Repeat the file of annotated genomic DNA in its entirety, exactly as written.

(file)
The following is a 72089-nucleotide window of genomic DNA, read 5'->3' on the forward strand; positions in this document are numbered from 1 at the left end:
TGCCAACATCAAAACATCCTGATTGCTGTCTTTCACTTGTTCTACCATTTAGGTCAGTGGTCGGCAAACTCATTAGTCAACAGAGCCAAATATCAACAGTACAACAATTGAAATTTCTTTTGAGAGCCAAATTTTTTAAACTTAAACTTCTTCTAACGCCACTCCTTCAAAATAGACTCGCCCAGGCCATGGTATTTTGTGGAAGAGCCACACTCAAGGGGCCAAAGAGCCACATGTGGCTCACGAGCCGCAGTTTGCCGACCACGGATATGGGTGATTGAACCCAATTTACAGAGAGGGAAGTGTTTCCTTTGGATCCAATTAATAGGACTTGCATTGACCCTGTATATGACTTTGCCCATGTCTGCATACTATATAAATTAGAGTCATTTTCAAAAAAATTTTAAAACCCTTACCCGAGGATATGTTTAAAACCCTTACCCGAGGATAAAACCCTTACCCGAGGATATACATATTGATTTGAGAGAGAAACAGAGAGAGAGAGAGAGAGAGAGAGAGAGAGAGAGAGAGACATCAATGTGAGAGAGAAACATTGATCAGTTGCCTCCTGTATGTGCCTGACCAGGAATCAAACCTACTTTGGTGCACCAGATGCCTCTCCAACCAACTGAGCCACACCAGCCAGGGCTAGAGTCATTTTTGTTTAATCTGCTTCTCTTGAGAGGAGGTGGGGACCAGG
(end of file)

The following is a 72089-nucleotide window of genomic DNA, read 5'->3' on the forward strand; positions in this document are numbered from 1 at the left end:
TGCCAACATCAAAACATCCTGATTGCTGTCTTTCACTTGTTCTACCATTTAGGTCAGTGGTCGGCAAACTCATTAGTCAACAGAGCCAAATATCAACAGTACAACAATTGAAATTTCTTTTGAGAGCCAAATTTTTTAAACTTAAACTTCTTCTAACGCCACTCCTTCAAAATAGACTCGCCCAGGCCATGGTATTTTGTGGAAGAGCCACACTCAAGGGGCCAAAGAGCCACATGTGGCTCACGAGCCGCAGTTTGCCGACCACGGATATGGGTGATTGAACCCAATTTACAGAGAGGGAAGTGTTTCCTTTGGATCCAATTAATAGGACTTGCATTGACCCTGTATATGACTTTGCCCATGTCTGCATACTATATAAATTAGAGTCATTTTCAAAAAAATTTTAAAACCCTTACCCGAGGATATGTTTAAAACCCTTACCCGAGGATAAAACCCTTACCCGAGGATATACATATTGATTTGAGAGAGAAACAGAGAGAGAGAGAGAGAGAGAGAGAGAGAGAGAGAGAGACATCAATGTGAGAGAGAAACATTGATCAGTTGCCTCCTGTATGTGCCTGACCAGGAATCAAACCTACTTTGGTGCACCAGATGCCTCTCCAACCAACTGAGCCACACCAGCCAGGGCTAGAGTCATTTTTGTTTAATCTGCTTCTCTTGAGAGGAGGTGGGGACCAGG